“You’ve just got to look at the Olympic athletes that train in the gym, the world class sports that are based here. Look around and you’ve got cricket, netball, hockey, swimming, the list is pretty much endless and, yeah, it’s just a really good place to base, manage and push yourself on surrounded by like-minded people.”

Last summer saw a huge change in the Loughborough Students set-up. Director of Rugby for 25 years, Alan Buzza, stepped away from his role, allowing for Lightning Head Coach, Rhys Edwards, to take the top job. Having been with the University since 2017, Edwards had a wealth of experience, having coached Wales’ women’s side for several years prior to a move to the East Midlands.

Overseeing the development of 450 rugby players at the facility, Edwards certainly earns his wage. With the men’s senior sides competing on two fronts, in both BUCS Super Rugby and National Two North, it is impressive to see the Students so competitive in each competition.

The men’s side has certainly had some of the more notable names line up for them. Ben Kay, Sir Clive Woodward and Fran Cotton are just three such players to have passed through the doors om Epinal Way.

“Some of the greats of the game have come through Loughborough and have, obviously, gone on to do bigger and better things,” Edwards said. “I think the legacy that they have left, or established, has then put us in the forefront of what we do and, I think for a time, we were the only institution that drove sport and rugby to the highest level.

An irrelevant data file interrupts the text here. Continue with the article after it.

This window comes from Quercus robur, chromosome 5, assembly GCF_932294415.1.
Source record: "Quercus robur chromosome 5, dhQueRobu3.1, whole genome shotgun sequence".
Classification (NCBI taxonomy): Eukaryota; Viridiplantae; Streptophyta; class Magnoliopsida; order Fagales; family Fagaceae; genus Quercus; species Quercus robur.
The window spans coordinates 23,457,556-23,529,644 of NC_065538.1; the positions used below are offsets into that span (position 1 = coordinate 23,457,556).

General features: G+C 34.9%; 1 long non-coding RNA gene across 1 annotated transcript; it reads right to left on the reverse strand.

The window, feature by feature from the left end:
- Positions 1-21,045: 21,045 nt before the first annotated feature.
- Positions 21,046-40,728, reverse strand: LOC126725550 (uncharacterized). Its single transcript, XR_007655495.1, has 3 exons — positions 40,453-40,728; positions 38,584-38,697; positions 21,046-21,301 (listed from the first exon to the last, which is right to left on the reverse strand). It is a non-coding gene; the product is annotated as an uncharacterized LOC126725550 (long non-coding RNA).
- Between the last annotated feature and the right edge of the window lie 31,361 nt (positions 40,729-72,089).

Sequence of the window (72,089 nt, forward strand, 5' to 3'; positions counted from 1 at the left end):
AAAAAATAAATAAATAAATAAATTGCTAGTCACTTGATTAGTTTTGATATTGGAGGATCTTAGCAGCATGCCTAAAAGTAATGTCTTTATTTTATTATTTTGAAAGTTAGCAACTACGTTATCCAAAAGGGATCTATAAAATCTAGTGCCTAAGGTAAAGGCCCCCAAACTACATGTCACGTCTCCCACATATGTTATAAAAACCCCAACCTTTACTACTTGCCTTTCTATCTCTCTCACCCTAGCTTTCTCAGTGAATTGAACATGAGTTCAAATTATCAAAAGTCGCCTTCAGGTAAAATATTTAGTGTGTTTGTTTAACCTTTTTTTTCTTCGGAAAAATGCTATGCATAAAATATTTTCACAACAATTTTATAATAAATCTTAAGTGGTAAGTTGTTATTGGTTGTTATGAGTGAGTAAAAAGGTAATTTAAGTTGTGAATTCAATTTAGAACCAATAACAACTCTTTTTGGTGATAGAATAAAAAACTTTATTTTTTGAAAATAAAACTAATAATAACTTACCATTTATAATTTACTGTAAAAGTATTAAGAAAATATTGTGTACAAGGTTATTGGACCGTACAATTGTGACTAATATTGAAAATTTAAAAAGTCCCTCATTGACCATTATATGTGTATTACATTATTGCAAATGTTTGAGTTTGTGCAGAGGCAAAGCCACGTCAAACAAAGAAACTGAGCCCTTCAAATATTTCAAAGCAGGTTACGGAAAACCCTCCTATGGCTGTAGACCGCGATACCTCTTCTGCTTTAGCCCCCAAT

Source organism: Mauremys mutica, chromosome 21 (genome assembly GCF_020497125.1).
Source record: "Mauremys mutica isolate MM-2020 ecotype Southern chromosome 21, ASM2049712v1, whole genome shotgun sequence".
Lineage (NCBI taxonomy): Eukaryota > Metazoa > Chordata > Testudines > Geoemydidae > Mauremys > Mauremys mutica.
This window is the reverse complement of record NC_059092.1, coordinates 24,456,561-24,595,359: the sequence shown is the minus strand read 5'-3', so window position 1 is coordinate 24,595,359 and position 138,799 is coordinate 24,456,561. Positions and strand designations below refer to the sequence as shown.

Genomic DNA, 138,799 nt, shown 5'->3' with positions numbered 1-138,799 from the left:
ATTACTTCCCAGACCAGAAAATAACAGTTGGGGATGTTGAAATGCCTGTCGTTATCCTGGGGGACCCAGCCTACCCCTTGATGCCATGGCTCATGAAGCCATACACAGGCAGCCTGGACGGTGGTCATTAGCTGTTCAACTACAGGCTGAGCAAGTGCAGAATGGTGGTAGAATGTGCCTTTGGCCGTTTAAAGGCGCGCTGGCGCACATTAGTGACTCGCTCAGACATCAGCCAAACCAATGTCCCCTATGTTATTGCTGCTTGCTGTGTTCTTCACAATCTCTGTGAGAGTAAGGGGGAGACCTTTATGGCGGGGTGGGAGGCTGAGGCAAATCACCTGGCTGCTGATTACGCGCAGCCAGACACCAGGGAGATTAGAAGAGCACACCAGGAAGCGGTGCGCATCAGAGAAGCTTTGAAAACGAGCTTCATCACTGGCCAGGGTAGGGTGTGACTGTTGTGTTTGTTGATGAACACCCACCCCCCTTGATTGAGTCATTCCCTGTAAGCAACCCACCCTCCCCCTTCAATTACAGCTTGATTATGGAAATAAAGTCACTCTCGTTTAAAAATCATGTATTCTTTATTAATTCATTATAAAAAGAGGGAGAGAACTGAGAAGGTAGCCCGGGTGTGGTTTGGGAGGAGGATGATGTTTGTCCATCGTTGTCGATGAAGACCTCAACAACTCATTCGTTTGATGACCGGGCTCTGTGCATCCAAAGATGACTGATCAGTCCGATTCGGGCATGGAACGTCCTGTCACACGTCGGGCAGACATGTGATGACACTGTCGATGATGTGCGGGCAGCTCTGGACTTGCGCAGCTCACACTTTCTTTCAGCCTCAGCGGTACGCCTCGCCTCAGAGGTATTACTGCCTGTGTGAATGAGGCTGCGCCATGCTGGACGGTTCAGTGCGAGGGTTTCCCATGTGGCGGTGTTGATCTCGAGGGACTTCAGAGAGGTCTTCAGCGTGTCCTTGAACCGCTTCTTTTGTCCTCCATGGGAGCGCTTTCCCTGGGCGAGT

“The landscape has changed quite a bit recently, with BUCS Super Rugby, other universities and so on, but our biggest point of difference is that sport is one of our pillars of strategy within the university. Its not an external or additional thing, it is actually in the fabric of what we do. The support we get from the university from top to bottom is phenomenal, which allows sport to be life-shaping for everyone involved.”

When compared to all of the sides in National Two, the Loughborough outfit is considerably younger than their opposite numbers. They are all students in the men’s teams, whilst in the women’s side, some of the players are not enrolled as students, but they are supported extremely well both on and off the field of play.

“That gives us a great deal of opportunity to give players experiences,” Edwards said. “National League rugby is very different to university rugby, but we have the ability to give players a broad experience and education, in terms of their rugby and development.